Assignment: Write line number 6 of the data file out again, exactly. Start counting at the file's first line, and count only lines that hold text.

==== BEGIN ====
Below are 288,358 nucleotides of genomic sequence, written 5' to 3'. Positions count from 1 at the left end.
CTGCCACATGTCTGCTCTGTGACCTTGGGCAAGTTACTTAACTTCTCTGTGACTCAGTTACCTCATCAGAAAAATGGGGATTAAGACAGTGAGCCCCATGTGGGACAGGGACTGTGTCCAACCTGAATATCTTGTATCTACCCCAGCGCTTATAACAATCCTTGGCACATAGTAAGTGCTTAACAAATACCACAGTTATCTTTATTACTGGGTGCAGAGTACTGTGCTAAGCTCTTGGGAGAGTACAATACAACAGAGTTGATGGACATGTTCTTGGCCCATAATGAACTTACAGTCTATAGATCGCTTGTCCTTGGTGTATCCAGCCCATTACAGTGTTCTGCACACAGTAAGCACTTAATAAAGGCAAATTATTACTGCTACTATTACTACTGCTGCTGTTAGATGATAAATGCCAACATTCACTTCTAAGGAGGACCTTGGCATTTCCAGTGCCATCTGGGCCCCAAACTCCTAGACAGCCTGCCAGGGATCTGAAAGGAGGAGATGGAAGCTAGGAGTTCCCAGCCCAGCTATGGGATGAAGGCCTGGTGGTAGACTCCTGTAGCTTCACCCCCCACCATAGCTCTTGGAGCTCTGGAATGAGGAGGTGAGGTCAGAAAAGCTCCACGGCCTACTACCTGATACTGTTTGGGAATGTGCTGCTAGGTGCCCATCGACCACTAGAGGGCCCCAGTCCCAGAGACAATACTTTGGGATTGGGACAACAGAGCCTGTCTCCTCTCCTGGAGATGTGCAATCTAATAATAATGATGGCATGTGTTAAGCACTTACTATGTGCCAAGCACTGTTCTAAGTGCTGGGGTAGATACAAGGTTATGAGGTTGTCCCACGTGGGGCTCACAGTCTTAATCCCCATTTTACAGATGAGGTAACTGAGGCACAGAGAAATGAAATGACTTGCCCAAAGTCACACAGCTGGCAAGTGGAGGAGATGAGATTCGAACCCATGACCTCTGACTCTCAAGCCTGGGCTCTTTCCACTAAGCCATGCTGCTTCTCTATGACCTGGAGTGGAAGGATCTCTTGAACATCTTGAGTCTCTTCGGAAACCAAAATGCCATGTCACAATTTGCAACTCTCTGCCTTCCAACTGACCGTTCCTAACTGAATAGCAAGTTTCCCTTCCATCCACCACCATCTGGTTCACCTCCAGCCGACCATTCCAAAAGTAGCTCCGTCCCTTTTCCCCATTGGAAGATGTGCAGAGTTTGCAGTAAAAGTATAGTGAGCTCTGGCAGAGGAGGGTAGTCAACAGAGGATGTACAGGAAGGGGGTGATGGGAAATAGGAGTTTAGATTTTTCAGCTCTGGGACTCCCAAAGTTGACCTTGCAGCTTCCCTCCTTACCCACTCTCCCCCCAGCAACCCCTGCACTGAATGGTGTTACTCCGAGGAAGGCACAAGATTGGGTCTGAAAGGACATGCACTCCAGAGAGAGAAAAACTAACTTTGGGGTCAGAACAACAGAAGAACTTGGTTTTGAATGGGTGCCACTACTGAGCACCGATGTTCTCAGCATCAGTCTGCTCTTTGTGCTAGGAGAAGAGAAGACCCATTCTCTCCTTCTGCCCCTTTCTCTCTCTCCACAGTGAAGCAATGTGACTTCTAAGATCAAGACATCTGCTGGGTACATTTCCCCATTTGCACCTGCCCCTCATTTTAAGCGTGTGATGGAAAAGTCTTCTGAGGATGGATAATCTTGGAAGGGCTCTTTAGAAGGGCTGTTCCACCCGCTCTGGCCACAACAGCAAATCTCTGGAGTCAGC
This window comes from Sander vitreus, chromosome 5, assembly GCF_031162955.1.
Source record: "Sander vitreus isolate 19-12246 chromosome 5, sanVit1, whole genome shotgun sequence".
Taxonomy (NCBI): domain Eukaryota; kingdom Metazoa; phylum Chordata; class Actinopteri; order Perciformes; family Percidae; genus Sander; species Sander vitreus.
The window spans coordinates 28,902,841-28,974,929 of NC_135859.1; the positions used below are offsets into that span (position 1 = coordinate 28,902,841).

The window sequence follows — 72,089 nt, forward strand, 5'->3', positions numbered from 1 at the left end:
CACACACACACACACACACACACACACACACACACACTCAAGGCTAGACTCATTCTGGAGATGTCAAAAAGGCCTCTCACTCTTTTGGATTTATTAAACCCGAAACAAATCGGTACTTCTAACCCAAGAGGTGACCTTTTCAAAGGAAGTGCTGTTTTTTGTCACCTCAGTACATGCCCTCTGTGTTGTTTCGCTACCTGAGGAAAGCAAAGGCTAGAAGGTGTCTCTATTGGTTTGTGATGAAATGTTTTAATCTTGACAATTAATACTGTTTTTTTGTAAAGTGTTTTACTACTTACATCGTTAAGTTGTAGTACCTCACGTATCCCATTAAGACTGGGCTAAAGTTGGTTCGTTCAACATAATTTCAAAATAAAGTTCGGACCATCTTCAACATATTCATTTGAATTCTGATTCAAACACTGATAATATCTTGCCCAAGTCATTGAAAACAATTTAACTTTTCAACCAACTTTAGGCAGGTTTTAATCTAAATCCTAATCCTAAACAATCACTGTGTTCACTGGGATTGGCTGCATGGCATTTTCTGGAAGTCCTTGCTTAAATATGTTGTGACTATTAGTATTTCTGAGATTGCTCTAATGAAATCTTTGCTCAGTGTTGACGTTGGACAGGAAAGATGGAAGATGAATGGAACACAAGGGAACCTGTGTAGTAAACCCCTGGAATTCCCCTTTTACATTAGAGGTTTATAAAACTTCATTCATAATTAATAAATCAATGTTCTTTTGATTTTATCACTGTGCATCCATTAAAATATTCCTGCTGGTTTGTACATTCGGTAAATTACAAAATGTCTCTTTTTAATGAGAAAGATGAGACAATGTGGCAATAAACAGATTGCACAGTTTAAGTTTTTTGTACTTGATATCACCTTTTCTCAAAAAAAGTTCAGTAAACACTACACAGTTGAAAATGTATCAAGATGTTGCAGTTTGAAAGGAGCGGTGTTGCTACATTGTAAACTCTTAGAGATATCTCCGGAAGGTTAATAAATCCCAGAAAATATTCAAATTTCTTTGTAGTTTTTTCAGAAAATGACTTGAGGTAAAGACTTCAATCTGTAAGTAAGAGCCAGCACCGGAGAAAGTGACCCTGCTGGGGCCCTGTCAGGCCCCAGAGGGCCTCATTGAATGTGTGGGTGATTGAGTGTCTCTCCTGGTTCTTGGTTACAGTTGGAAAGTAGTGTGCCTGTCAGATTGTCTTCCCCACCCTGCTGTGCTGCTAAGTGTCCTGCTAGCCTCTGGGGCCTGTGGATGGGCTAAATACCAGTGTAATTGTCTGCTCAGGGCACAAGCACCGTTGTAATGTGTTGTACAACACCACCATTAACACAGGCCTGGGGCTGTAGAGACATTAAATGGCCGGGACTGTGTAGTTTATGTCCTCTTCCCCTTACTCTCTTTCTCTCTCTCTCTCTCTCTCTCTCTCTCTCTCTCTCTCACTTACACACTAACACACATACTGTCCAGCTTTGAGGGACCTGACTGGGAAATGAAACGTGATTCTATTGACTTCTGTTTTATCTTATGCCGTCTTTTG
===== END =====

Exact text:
The window spans coordinates 28,902,841-28,974,929 of NC_135859.1; the positions used below are offsets into that span (position 1 = coordinate 28,902,841).